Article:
Djibouti: Drought and high prices increase pastoral food insecurity

Originally published

Food security has deteriorated for inland pastoralists in Djibouti, as delayed March to May rains have resulted in worsening livestock conditions. Milk production is practically non-existent and staple food prices are exceptionally high, further decreasing pastoralists’ already low food access following recurrent years of drought. International assistance for pastoralists to mitigate the effects of the extended dry season is lacking, and the recent influx of refugees from Somalia will further constrain available humanitarian resources.

The March to May short rains in inland Djibouti began six weeks late, and the rainfall that came in mid-April was poor. These rains normally provide an important respite from the October to February dry season, especially in the northwest and southeast border pastoral livelihood zones. Due to the poor March to May rainfall in these areas, pasture, browse and water availability are now below normal, livestock are showing extreme signs of distress and milk production has decreased much below normal levels. Additionally, the urban poor, whose food access is seriously limited by high consumer prices, have started to feel the impact of water shortages, particularly in Djibouti City and Dikhil. These shortages are likely to worsen the already poor state of child health and nutrition.

Figure 1. Current estimated food security conditions, by livelihood zone

Many pastoralist households in the inland livelihood zones (Figure 1) face high levels of food insecurity as a result of the lack of available milk and exceptionally high prices of staple foods. The impact of the poor rainy season will continue at least through July, when the long rains season normally begins. Additionally, the ability of pastoralists in Djibouti to recover from shocks has been severely weakened over the past decade from recurrent droughts, decreased herd sizes, chronically high rates of malnutrition and poor and restricted trade options, including official border closures by Ethiopia – Djibouti’s major grain supplier. However, export potential has been increasing since the construction of the certified livestock export facility.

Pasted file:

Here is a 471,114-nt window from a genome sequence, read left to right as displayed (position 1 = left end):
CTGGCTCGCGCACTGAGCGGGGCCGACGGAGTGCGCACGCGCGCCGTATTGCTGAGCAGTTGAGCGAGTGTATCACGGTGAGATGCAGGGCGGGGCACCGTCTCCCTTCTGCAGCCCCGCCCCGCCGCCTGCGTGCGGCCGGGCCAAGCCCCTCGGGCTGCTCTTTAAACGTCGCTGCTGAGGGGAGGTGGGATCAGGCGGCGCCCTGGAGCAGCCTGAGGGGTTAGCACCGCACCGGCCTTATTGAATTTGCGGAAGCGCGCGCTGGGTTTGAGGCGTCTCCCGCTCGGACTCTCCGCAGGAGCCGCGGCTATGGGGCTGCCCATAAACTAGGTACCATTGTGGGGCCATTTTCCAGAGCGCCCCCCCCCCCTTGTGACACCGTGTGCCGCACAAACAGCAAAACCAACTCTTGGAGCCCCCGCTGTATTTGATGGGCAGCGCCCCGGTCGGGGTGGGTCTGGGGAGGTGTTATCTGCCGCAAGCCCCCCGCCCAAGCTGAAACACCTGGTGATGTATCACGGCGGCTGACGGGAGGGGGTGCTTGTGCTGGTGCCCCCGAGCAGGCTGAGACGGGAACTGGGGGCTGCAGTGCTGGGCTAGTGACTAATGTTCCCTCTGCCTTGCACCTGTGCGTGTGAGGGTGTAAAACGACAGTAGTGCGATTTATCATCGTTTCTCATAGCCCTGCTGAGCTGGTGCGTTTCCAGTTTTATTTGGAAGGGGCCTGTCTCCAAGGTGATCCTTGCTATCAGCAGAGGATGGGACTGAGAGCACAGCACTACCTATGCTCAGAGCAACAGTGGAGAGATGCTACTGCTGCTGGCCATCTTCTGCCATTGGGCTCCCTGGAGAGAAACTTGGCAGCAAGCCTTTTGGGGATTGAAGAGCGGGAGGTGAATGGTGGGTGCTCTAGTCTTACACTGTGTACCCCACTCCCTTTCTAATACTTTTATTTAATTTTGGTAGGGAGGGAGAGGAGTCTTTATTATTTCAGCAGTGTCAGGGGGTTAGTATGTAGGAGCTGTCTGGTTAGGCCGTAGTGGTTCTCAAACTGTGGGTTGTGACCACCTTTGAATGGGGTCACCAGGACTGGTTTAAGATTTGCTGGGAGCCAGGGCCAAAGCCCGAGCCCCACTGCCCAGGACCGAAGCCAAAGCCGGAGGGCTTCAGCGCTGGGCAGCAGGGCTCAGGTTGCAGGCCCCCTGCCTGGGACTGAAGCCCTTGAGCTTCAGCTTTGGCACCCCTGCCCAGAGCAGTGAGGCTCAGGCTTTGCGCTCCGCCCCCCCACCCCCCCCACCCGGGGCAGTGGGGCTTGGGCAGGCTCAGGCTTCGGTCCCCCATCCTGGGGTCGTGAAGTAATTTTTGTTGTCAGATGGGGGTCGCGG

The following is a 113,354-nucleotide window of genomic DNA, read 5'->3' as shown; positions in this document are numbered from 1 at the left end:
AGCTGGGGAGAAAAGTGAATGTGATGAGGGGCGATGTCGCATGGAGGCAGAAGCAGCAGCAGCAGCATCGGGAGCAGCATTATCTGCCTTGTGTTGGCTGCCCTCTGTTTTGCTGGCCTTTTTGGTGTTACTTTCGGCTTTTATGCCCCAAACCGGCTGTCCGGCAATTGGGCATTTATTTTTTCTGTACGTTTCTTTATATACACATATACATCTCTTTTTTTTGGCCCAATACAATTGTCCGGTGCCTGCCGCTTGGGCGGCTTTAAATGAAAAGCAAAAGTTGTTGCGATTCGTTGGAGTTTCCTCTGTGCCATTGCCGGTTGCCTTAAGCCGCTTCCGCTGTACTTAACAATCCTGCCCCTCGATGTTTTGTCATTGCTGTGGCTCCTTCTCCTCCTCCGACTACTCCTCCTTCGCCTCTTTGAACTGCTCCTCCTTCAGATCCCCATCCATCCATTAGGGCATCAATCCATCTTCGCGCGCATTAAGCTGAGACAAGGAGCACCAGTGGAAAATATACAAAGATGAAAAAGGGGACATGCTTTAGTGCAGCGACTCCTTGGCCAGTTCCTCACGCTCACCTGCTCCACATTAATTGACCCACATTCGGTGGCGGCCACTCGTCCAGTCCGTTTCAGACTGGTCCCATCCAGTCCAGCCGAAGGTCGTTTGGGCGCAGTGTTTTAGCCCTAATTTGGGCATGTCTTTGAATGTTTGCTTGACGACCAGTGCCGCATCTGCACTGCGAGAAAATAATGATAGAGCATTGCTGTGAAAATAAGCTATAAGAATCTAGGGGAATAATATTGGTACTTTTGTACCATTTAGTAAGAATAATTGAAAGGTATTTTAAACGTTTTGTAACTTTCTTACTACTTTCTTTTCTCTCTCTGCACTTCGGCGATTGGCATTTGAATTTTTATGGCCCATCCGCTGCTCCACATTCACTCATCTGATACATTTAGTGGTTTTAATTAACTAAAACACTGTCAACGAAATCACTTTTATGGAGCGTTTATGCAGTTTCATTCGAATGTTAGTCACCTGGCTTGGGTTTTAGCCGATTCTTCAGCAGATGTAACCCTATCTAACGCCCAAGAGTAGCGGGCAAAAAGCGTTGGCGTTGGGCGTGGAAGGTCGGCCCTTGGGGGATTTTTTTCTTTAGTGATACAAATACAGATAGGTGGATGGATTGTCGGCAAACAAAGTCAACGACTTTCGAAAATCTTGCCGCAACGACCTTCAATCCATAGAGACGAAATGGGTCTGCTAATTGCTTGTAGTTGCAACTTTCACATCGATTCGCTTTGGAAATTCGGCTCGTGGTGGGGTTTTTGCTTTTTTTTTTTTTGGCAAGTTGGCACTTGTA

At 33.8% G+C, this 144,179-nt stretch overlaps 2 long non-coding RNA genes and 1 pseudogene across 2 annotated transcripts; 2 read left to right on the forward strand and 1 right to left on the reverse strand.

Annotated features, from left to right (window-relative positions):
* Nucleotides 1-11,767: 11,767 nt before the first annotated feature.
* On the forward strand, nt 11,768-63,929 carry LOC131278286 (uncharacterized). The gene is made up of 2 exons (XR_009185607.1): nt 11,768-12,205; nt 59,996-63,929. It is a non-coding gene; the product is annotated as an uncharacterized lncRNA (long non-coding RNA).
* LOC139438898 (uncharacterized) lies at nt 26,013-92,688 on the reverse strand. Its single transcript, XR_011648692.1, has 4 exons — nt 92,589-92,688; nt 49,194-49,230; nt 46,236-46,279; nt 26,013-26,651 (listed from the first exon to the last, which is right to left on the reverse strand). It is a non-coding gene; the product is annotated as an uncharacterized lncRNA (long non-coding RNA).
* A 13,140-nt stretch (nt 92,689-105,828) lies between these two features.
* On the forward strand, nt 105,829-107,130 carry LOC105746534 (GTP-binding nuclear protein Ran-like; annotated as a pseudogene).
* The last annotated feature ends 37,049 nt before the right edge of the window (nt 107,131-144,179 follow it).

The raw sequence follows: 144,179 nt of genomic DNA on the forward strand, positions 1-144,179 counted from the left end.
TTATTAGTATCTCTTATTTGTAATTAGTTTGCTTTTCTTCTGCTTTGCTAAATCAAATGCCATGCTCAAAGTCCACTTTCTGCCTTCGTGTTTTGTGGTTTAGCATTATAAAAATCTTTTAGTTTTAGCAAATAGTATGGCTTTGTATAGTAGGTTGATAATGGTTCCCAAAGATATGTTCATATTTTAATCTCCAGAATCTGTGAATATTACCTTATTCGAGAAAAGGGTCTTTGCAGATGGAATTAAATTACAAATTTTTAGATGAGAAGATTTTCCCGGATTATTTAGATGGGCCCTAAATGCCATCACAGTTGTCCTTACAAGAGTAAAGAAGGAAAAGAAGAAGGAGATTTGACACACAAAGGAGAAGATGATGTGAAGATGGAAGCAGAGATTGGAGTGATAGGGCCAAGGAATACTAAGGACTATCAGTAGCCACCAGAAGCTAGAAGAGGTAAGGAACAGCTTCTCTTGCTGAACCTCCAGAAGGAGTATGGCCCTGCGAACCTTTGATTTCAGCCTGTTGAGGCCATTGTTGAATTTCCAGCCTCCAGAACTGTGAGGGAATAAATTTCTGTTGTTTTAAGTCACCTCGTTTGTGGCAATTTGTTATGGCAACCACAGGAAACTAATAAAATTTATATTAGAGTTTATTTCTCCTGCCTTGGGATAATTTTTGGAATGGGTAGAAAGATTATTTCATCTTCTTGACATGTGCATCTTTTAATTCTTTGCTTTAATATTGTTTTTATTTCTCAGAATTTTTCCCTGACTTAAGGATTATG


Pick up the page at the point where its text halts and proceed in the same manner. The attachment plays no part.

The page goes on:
In response, the Government of Djibouti (GoD) declared a drought in April and appealed to the international community for assistance. The appeal emphasized malnutrition rates that are above international emergency thresholds in both rural and urban areas and calls attention to current shortfalls in international assistance programs. To address these shortfalls, the appeal requested additional support for UNICEF therapeutic and supplementary feeding programs and US$ 6 million for WFP operations in Djibouti through the end of 2007.

Compounding these problems, Somali refugees continue to flee to Djibouti in stressed conditions, following the recent conflict in and around Mogadishu. This new refugee population will add an additional burden to the existing shortfalls in the food aid pipeline.